"Heavens to Archimedes, it’s Infrastructure Week again!" declared Charlie Pierce on Monday. He cites an article in The Guardian in which an Associated Press reporter explains
Officials said the $200bn in federal support would come from cuts to existing programs.
Half the money would go to grants for transportation, water, flood control, cleanup at some of the country’s most polluted sites and other projects.
States, local governments and other project sponsors could use the grants which administration officials view as incentives for no more than 20% of the cost. Transit agencies generally count on the federal government for half the cost of major construction projects, and federal dollars can make up as much as 80% of some highway projects.
The Huffington Post quotes an associate professor of civil and environmental engineering at Virginia Tech University arguing
Trump’s infrastructure plan flips the traditional capital expense funding model from 80 to 90 percent federal funding to 10 percent federal funding. The majority of the funding mandates get pushed to the states and private funding, with the administration taking credit for the investment.
Under a long-term lease, Ronald ReaganWashington National Airport and Washington Dulles International Airport are operated by the Metropolitan Washington Airports Authority. Although they are legally owned by the federal government, that may not last long because, as Politico notes
The Trump administration's infrastructure plan released Monday proposes that the feds consider selling off Ronald Reagan Washington National Airport and Washington Dulles International Airport.
The administration wants to allow federal agencies to divest assets if they "can demonstrate an increase in value from the sale would optimize the taxpayer value for federal assets," according to Trump's blueprint for an infrastructure package, released today.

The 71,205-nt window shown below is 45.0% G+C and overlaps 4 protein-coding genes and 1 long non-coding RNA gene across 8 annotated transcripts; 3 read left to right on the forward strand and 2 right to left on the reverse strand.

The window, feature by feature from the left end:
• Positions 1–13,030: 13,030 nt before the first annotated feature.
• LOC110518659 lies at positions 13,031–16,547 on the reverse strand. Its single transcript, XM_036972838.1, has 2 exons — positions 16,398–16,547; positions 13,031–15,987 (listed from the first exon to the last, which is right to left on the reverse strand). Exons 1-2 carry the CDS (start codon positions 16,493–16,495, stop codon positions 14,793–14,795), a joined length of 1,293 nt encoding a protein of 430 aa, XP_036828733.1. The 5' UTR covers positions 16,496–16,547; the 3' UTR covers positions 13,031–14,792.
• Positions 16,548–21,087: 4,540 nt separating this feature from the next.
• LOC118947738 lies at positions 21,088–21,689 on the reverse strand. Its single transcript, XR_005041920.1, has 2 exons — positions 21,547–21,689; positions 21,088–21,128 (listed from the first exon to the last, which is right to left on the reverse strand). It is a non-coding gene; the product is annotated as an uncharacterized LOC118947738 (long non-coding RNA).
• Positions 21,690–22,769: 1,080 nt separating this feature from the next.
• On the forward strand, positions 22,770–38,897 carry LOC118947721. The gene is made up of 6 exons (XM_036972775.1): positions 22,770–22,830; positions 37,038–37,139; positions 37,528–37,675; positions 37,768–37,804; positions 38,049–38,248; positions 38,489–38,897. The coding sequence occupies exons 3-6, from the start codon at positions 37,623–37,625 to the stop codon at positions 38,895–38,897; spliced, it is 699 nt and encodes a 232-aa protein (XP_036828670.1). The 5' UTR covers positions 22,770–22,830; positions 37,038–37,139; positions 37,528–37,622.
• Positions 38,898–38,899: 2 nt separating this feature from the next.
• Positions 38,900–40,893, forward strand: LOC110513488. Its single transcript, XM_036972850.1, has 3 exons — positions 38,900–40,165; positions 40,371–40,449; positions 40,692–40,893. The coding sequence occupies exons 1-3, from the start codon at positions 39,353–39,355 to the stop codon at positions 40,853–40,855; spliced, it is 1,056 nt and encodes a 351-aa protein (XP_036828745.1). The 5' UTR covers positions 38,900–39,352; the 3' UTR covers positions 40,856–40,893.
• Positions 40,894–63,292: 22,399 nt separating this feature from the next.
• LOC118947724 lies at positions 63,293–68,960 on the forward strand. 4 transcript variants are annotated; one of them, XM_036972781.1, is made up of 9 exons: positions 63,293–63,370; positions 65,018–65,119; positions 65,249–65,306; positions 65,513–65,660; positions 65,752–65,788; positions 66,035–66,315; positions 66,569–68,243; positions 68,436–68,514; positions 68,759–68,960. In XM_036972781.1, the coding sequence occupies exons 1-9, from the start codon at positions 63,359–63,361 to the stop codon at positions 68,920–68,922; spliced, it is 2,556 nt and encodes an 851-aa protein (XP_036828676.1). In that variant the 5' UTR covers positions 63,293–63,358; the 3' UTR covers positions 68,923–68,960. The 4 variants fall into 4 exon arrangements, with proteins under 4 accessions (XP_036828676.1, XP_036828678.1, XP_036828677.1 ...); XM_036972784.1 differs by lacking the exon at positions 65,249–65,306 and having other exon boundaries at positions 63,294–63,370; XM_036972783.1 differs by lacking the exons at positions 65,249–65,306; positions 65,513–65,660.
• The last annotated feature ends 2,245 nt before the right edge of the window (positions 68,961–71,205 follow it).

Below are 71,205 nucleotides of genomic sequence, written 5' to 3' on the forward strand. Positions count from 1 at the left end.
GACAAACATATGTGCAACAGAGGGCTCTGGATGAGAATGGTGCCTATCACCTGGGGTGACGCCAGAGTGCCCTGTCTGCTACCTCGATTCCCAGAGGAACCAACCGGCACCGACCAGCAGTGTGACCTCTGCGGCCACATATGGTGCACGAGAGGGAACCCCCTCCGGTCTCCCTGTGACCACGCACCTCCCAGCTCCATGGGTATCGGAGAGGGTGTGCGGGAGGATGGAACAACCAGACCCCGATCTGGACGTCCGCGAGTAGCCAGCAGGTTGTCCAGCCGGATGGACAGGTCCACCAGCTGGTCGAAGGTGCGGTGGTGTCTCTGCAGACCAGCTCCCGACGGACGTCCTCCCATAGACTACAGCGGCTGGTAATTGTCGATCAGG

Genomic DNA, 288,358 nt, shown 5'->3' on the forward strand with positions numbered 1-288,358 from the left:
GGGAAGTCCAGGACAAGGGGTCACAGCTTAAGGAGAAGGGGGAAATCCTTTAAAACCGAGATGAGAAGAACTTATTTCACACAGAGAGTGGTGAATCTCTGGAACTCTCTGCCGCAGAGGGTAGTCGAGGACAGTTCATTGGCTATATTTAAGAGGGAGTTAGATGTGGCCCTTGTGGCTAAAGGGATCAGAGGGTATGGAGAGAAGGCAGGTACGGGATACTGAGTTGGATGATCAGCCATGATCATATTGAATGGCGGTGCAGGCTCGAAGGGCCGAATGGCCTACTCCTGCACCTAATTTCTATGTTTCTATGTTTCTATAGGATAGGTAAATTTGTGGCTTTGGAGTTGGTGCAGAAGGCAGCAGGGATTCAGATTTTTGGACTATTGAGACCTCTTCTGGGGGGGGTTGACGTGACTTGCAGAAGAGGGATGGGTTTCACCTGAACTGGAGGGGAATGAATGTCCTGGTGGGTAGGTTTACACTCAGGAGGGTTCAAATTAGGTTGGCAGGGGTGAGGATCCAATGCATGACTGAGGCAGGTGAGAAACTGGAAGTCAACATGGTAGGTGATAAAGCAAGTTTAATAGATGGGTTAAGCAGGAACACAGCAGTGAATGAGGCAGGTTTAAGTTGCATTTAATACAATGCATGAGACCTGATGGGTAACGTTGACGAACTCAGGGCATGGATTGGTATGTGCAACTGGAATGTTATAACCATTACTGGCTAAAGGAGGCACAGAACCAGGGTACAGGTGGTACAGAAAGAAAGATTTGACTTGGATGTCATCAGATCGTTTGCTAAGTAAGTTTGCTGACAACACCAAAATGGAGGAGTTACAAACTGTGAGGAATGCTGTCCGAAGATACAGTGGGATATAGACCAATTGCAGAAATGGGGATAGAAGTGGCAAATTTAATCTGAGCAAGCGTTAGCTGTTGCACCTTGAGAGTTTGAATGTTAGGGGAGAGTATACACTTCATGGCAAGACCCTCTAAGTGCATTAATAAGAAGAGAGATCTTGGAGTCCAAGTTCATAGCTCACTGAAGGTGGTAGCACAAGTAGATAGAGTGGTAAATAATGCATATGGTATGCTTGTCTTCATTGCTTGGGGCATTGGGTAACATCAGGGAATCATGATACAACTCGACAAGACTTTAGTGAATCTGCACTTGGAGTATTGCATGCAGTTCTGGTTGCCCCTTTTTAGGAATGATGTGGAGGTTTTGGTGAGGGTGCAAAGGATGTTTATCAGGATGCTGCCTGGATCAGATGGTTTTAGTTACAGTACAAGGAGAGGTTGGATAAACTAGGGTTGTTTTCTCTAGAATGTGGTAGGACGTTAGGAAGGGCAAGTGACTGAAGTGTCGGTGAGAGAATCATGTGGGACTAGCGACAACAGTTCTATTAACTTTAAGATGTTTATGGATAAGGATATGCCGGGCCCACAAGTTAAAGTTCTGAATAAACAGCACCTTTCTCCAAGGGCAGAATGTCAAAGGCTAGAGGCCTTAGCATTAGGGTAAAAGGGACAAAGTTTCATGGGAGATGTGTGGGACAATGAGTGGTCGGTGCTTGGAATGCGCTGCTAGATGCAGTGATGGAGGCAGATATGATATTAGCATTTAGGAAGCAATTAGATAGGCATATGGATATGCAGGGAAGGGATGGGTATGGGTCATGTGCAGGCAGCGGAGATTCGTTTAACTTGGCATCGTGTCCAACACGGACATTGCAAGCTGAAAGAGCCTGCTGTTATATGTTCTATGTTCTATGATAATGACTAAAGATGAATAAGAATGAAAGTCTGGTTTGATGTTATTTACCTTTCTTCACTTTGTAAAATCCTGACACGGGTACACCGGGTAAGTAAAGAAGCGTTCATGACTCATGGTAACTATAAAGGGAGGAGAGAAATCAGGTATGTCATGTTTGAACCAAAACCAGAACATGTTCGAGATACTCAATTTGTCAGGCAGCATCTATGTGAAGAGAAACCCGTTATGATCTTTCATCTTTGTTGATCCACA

"Optimize the taxpayer value for federal assets" sounds like Trumpeze for selling off an asset to the private sector. And so
State and local agencies or the private sector may be better at managing assets currently owned by the federal government, the administration argues, and federal agencies should be able to "identify appropriate conditions under which sales would be made." They should also "delineate how proceeds would be spent."
Under the administration's proposal, federal agencies would have to complete an analysis demonstrating an "increase in value from divestiture."
Let me guess: if the asset is a losing proposition for the American people, it will remain in public hands. If it is a desirable asset, it will be relinquished for the sake of private profit.
After the President at his State of the Union address gave the very broad outline of his infrastructure scam, Paul Krugman pointed out there is "no way to turn sewer systems, protective levees on rivers, and lots of other stuff into profit centers." Worse
even where it does work — say, on toll roads and bridges — that private investment doesn’t come free; it’s in return for the ability to collect fees from the public, which is just taxation in another form. And there’s no evidence that doing public investment this way saves any money. On the contrary, it usually ends up costing taxpayers more than just having the government build the thing.
If Trump is proposing it, there are a few sure things: not all of the funding will come from the federal government; he will take credit for the projects; corporations will take a significant cut. Donald Trump will, too.